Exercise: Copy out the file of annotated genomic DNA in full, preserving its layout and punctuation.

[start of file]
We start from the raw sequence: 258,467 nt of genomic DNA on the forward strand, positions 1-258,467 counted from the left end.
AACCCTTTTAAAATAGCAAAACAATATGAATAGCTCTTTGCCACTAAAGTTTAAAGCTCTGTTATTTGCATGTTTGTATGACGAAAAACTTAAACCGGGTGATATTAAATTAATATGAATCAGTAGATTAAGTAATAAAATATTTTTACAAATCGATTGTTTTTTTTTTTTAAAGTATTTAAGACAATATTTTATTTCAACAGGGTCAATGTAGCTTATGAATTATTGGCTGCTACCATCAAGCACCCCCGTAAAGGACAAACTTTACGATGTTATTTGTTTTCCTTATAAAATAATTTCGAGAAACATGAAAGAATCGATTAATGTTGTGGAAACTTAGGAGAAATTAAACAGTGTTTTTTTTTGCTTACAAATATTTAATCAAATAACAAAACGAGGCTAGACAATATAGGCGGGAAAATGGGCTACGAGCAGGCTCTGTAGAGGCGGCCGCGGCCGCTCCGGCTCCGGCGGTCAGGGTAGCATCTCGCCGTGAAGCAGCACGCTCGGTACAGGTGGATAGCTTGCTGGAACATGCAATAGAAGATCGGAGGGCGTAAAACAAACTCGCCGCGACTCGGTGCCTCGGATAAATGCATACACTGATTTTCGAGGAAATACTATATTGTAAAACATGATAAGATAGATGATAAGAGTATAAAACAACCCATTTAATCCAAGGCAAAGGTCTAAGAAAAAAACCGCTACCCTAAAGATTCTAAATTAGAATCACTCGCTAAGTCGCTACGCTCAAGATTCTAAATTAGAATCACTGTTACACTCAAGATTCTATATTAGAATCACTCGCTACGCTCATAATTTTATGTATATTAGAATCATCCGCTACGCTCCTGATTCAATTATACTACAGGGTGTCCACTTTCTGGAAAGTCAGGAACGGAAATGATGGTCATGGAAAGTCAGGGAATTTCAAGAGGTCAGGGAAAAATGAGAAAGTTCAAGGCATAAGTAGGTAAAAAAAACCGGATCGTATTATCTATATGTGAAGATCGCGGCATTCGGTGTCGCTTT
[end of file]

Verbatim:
We start from the raw sequence: 258,467 nt of genomic DNA on the forward strand, positions 1-258,467 counted from the left end.
AACCCTTTTAAAATAGCAAAACAATATGAATAGCTCTTTGCCACTAAAGTTTAAAGCTCTGTTATTTGCATGTTTGTATGACGAAAAACTTAAACCGGGTGATATTAAATTAATATGAATCAGTAGATTAAGTAATAAAATATTTTTACAAATCGATTGTTTTTTTTTTTTAAAGTATTTAAGACAATATTTTATTTCAACAGGGTCAATGTAGCTTATGAATTATTGGCTGCTACCATCAAGCACCCCCGTAAAGGACAAACTTTACGATGTTATTTGTTTTCCTTATAAAATAATTTCGAGAAACATGAAAGAATCGATTAATGTTGTGGAAACTTAGGAGAAATTAAACAGTGTTTTTTTTTGCTTACAAATATTTAATCAAATAACAAAACGAGGCTAGACAATATAGGCGGGAAAATGGGCTACGAGCAGGCTCTGTAGAGGCGGCCGCGGCCGCTCCGGCTCCGGCGGTCAGGGTAGCATCTCGCCGTGAAGCAGCACGCTCGGTACAGGTGGATAGCTTGCTGGAACATGCAATAGAAGATCGGAGGGCGTAAAACAAACTCGCCGCGACTCGGTGCCTCGGATAAATGCATACACTGATTTTCGAGGAAATACTATATTGTAAAACATGATAAGATAGATGATAAGAGTATAAAACAACCCATTTAATCCAAGGCAAAGGTCTAAGAAAAAAACCGCTACCCTAAAGATTCTAAATTAGAATCACTCGCTAAGTCGCTACGCTCAAGATTCTAAATTAGAATCACTGTTACACTCAAGATTCTATATTAGAATCACTCGCTACGCTCATAATTTTATGTATATTAGAATCATCCGCTACGCTCCTGATTCAATTATACTACAGGGTGTCCACTTTCTGGAAAGTCAGGAACGGAAATGATGGTCATGGAAAGTCAGGGAATTTCAAGAGGTCAGGGAAAAATGAGAAAGTTCAAGGCATAAGTAGGTAAAAAAAACCGGATCGTATTATCTATATGTGAAGATCGCGGCATTCGGTGTCGCTTT